|How Reading a Bible Story Can Help Soothe Your Doubts
Posted: 02 May 2019 02:00 PM PDT
Doubts plague our feelings and thoughts. Often these have to do with whether or not living is a good thing at all. Can we count our lives as good and worthwhile, given the deep and various kinds of suffering we endure?
It’s not just our own afflictions that generate doubts about the goodness of life and ultimately the goodness of God. We can’t escape the painful realities of friends who are dying, grieving relatives, animal suffering, and even the lamentable condition of people we only see online.
Struggling to believe
These all add up to suffocate beliefs about God, his goodness, and his trustworthiness.
In fact, widespread evil and seemingly senseless suffering seem to argue against the likelihood that there is a good God who is involved in our world. Superfluous suffering seems to justify religious atheism or agnosticism, with a fitting sense of spiritual malaise.
When we state these intuitions clearly, the argument that the existence of a good God is unlikely only seems stronger. A defense against its parts and cumulative force would have to provide strong counter-arguments against the following claims:
These claims resonate with some of our most profound and unresolved experiences. They also seem to validate atheism, agnosticism, or—at the very least—spiritual apathy. I have struggled with these as I have tried to reconcile classical beliefs about the Christian God.
Reading Bible stories
I have found the best way to deal with the questions generated by horrors is by working through stories of God’s involvement in the world as it is. Matthew’s Gospel has helped me generate relevant responses to these claims.
My approach to Matthew explores the ways by which God the Trinity relates reparatively with people who have been traumatized by horrors in order to heal the relational, moral, and creative aspects of his own images. Because God is the Trinity, he is uniquely able to provide humans with a new life as Christlike people. These gifts help us to begin to recover from horrors and trauma in this life and expect full healing and profound renewal in heaven with God.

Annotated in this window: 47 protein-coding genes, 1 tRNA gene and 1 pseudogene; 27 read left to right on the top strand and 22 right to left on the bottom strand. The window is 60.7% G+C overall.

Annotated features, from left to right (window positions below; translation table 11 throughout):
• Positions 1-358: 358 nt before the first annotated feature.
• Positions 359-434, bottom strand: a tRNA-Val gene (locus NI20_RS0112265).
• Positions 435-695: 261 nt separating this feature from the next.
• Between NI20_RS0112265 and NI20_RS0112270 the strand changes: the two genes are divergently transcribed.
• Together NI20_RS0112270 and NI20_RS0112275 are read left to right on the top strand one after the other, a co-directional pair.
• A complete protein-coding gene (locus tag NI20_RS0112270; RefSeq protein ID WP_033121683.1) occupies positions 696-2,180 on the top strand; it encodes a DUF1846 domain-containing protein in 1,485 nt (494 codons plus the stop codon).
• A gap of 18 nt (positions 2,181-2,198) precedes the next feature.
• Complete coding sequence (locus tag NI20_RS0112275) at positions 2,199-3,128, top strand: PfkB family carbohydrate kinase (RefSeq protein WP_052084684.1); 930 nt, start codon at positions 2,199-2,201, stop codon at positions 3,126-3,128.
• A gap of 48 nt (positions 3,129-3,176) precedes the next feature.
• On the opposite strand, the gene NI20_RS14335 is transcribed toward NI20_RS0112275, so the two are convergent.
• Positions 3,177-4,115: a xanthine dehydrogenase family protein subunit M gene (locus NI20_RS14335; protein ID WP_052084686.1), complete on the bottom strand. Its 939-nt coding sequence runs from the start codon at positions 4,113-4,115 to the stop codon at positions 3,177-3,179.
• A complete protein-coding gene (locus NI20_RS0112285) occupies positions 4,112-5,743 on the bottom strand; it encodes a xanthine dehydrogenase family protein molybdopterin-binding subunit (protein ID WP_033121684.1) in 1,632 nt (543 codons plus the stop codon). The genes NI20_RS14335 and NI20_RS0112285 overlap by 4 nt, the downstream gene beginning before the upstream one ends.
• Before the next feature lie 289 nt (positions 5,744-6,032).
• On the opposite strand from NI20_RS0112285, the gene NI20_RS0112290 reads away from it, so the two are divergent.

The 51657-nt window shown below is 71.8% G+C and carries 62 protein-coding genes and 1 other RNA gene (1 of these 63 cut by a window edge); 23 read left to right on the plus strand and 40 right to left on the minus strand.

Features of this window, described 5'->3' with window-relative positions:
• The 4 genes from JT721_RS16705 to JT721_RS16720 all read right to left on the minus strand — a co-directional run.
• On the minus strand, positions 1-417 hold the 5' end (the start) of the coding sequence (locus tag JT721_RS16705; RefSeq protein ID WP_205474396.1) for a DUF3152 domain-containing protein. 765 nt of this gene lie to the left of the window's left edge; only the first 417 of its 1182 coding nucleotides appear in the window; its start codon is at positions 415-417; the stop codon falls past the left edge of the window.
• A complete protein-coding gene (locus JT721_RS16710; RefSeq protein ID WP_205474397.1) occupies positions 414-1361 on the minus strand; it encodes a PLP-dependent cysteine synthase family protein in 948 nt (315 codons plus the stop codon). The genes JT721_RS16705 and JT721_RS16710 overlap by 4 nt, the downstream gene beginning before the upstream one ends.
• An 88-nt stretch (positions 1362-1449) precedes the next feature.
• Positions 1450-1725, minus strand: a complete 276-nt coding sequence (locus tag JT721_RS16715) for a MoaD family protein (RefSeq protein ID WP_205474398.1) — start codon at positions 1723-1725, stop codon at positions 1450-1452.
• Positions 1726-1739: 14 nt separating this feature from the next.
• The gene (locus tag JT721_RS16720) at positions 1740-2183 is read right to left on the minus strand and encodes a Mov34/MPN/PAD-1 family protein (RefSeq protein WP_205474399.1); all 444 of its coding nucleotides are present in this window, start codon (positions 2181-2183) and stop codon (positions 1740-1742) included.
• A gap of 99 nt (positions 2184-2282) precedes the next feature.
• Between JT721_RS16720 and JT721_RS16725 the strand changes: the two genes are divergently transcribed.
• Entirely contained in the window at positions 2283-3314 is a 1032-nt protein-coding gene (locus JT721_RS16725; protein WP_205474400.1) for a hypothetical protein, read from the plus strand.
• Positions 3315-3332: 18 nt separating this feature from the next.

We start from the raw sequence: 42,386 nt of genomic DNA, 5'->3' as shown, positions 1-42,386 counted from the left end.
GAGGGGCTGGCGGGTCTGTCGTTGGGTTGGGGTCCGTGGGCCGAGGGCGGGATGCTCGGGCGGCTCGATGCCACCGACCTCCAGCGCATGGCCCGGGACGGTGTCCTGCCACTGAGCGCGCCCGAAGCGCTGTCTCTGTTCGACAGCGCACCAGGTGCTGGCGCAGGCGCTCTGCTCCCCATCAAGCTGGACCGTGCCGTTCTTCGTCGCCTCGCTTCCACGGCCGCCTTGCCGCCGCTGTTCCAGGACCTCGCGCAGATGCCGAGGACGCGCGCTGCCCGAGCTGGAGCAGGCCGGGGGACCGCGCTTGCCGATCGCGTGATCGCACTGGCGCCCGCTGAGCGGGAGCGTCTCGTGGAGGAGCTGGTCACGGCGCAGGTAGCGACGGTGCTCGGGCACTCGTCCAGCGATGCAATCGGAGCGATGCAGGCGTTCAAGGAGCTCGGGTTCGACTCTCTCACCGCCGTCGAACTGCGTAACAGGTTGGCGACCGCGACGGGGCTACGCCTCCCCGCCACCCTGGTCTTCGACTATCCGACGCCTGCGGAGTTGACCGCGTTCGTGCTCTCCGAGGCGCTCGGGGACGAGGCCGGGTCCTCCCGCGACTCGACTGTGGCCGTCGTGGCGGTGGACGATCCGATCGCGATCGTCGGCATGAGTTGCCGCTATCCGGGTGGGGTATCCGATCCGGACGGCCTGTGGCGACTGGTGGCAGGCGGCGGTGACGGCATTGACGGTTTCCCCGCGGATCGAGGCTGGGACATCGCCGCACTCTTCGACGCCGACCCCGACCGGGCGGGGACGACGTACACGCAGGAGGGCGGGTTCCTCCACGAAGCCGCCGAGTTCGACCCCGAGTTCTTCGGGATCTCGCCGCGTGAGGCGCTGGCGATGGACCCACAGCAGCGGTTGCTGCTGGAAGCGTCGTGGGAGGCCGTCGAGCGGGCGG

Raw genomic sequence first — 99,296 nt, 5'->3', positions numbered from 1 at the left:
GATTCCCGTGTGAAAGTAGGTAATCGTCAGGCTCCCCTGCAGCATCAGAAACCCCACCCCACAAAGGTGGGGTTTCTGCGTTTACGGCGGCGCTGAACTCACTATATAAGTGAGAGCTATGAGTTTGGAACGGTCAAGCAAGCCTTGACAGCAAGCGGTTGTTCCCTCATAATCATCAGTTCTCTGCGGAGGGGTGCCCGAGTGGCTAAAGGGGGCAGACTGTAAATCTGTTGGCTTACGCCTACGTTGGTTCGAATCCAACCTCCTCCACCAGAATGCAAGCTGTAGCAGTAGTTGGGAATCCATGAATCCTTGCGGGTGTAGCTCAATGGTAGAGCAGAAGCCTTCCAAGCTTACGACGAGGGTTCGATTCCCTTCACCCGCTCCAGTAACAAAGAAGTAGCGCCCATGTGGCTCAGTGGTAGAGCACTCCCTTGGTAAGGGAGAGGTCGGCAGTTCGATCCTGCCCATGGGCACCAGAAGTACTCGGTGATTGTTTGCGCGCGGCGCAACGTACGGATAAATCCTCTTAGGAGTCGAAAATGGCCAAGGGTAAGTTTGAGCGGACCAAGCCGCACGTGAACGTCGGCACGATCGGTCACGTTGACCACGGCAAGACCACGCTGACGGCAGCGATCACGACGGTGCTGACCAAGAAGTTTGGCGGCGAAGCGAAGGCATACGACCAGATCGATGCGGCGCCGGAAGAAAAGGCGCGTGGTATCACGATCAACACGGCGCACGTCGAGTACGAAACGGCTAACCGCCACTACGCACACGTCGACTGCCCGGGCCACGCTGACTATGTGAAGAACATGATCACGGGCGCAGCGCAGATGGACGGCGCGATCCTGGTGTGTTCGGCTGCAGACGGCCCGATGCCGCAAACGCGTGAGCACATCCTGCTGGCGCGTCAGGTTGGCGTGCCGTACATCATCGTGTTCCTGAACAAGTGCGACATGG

The blessed perspective on the story of God’s involvement in the world, as recorded in Matthew’s Gospel, comes to light in the story of God’s work to enable Peter’s confession of who Jesus is (Matt 16:13–20). This is one of the most important stories in Matthew because it serves his aim of providing a powerful and life-changing answer to Jesus’ question “Who do you say that I am?” (16:15). It powerfully demonstrates a change in perspective.
Though we can’t argue that Peter has a trauma perspective in the same way we can about people today, his perspective would have been shaped by the difficulties involved in Roman occupation, a corrupt temple system, and the struggle for a livelihood. When Jesus asks this question, Peter answers by saying, “You are the Christ, the Son of the living God” (16:16).
This response indicates that Peter did not interpret Jesus as his contemporaries did, as merely a wisdom teacher or a sage or a prophet. This answer is also surprising given Peter’s failures of perspective on a number of occasions throughout the Gospel.
Something has changed; Peter has been freed from his previous misperceptions and misconceptions of Jesus. A life-giving shift has occurred. But how did this change within Peter’s perception occur? Why does Peter have this perspective?
We may never know all the reasons why the shift occurred; however, a key part of this includes a gift from the “Father who is in heaven.” The invisible Father’s actions lie behind Peter’s new and accurate perspective. Jesus says to Peter, “Blessed are you, for flesh and blood have not revealed this to you, but my Father who is in the heavens” (16:17).
Peter’s reoriented perspective on Jesus is the proof of God the Father being interested in Peter and able to secure an attentive relationship between himself and Peter. This is because Peter’s perspective is drawn into God’s focused attention and hence into a temporary yet deeper mind-to-mind communication with God. This is not to say that it was permanent before the indwelling of the Spirit. The Spirit gave Peter an insight rather than coming to dwell within Peter. Indeed, Peter reverts to his confused state throughout the story and even denies Jesus, so this episode is only a temporary suggestion of what may be a convincing and enduring shift of perspective for mature Christians. It is a goal toward which we can move and grow in grace.